The Investigation considered that despite this caveat, the design of the SID involved (DEENA SEVEN) and possibly others “did not provide a positive method of providing lateral separation assurance to departing aircraft with differing climb performance” because aircraft had to satisfy two separate conditions prior to making a turn and there was no way of ensuring aircraft would turn at the same distance from the airport so lateral separation could not be assured.
The ground tracks of both aircraft showing loss of lateral separation resulting from the different positions where the required right turn could be commenced. [Reproduced from the Official Report]
It was noted that in the last 10 years, 6 of the 8 losses of separation reported to the ATSB involving aircraft cleared on a SID where a following aircraft has climbed faster than the aircraft ahead were on Sydney Airport departures and 5 involved the DEENA 7 SID.
Airservices Australia informed the Investigation that during airspace re-planning in the Sydney area necessary because of the opening of the new Western Sydney International Airport expected in 2026, the DEENA 7 SID has been redesigned to remove the conditional requirements of the current procedure.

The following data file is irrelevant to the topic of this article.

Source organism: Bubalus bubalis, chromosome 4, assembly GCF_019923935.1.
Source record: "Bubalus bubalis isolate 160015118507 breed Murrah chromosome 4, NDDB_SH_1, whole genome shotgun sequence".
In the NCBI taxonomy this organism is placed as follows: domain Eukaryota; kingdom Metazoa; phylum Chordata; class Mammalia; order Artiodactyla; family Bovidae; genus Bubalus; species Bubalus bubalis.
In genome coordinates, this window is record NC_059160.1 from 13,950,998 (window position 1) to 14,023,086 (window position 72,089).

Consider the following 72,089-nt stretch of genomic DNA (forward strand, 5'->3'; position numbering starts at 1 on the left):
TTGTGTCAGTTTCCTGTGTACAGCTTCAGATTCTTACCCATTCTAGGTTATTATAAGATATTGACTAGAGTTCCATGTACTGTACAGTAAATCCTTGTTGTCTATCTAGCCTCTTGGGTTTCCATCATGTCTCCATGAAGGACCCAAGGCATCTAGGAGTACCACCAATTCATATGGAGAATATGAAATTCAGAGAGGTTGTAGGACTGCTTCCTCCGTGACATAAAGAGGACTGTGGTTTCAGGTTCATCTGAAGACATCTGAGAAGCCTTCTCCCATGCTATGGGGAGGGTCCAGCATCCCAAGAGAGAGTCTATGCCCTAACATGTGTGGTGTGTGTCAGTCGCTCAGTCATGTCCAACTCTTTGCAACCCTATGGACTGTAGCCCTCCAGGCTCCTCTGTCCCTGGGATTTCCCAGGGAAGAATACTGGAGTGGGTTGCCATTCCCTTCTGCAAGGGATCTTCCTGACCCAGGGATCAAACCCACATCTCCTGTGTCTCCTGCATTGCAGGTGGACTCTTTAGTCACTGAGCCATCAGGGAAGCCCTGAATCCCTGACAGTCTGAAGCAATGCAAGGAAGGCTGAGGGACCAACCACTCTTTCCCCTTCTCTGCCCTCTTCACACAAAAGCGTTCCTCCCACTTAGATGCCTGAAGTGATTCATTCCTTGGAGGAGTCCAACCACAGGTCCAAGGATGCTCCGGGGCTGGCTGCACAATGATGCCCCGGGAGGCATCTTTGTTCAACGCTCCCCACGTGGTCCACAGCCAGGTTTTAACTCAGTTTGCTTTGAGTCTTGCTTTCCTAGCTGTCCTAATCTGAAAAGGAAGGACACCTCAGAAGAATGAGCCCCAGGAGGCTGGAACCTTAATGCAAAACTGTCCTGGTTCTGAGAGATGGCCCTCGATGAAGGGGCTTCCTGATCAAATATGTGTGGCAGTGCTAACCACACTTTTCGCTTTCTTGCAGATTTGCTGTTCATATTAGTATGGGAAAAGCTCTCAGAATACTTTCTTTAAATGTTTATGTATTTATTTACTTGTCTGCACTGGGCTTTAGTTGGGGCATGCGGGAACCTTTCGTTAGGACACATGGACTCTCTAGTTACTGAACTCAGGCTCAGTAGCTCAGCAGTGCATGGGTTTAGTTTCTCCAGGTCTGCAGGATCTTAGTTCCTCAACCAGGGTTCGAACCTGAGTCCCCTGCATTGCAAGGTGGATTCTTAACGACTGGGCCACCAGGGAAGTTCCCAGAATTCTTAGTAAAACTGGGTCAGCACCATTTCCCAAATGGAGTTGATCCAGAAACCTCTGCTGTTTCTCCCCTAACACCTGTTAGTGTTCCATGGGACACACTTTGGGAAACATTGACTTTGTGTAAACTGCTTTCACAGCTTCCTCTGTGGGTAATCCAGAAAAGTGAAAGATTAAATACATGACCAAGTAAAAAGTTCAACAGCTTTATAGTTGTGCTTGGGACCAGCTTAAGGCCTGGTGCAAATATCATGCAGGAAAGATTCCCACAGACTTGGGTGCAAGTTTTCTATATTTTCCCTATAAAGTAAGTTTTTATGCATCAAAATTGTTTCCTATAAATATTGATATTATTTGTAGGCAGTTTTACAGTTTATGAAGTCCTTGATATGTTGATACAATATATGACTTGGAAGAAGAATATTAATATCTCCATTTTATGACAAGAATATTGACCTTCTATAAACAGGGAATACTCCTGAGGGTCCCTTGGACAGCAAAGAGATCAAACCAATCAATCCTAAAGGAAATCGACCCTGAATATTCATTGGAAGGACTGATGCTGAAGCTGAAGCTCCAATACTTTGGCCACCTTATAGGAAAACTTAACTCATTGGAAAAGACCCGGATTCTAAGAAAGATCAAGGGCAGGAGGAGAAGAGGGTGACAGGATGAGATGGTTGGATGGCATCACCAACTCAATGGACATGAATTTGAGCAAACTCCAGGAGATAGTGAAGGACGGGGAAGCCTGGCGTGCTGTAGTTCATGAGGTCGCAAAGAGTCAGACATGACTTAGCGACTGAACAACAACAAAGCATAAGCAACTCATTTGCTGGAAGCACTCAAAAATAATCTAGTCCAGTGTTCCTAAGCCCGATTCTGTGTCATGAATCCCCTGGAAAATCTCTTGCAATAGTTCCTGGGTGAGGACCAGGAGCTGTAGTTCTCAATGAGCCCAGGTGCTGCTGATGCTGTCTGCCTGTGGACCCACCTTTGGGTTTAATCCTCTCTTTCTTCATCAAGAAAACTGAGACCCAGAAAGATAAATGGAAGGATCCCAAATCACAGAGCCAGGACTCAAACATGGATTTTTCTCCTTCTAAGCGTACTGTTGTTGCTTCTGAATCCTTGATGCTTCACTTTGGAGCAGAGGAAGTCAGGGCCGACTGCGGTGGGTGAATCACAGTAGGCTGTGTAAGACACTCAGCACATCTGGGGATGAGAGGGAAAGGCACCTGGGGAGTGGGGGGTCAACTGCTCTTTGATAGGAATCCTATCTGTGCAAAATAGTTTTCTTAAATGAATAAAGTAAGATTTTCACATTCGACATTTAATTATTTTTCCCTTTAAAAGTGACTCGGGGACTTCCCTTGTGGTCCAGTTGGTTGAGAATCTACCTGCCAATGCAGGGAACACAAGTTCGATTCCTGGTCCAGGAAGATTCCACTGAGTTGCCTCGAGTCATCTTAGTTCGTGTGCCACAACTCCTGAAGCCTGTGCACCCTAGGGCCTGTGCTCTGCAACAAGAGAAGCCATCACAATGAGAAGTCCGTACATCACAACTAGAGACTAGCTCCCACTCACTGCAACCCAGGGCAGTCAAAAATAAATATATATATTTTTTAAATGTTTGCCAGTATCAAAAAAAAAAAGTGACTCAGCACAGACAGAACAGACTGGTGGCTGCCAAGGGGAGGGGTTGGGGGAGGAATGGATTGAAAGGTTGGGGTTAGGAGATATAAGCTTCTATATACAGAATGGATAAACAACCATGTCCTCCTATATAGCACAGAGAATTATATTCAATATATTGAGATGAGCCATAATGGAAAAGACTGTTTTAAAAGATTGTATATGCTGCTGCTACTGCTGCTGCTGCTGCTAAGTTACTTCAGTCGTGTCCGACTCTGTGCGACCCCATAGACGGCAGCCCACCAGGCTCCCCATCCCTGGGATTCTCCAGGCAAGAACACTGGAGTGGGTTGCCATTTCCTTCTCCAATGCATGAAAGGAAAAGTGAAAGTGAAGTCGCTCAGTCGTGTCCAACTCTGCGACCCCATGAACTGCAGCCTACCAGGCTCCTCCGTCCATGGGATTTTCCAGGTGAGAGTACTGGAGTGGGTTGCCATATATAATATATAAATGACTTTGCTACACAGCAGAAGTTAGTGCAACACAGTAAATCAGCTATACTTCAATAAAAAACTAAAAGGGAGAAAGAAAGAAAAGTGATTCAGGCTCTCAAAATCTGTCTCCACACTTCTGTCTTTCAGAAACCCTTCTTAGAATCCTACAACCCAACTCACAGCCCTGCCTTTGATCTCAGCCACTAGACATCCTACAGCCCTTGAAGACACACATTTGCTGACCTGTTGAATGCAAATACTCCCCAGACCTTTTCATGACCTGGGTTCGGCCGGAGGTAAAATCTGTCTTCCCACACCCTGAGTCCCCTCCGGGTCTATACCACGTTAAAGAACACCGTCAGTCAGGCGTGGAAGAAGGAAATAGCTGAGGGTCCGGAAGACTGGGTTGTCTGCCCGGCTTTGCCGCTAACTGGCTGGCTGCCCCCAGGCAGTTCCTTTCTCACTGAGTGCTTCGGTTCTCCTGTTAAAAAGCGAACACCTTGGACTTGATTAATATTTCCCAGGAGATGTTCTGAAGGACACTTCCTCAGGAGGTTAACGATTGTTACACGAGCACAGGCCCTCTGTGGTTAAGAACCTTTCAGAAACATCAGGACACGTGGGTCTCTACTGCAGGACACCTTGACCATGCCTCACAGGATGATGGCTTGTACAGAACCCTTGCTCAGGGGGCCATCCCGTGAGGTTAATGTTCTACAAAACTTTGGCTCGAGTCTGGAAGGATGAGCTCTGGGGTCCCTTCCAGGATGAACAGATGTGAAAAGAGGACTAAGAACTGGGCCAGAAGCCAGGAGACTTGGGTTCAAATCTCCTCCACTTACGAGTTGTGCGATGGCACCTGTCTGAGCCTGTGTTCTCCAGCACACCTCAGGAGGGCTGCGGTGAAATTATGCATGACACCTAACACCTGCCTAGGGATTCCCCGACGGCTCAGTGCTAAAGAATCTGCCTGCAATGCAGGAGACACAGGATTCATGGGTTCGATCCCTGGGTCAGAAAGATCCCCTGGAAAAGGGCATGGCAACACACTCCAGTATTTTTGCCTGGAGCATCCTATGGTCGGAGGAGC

Two Contributing Factors were formally documented based on the findings of the Investigation, one of which was classified as a Safety Issue and is identified as such:
- When clearing two aircraft on the DEENA 7 standard instrument departure, the controller incorrectly assessed that they would have similar climb performance and became distracted and did not detect the relatively higher climb performance of the departing Airbus A330 aircraft. This resulted in the A330 turning inside the preceding Boeing 787 and a loss of separation standards with that aircraft.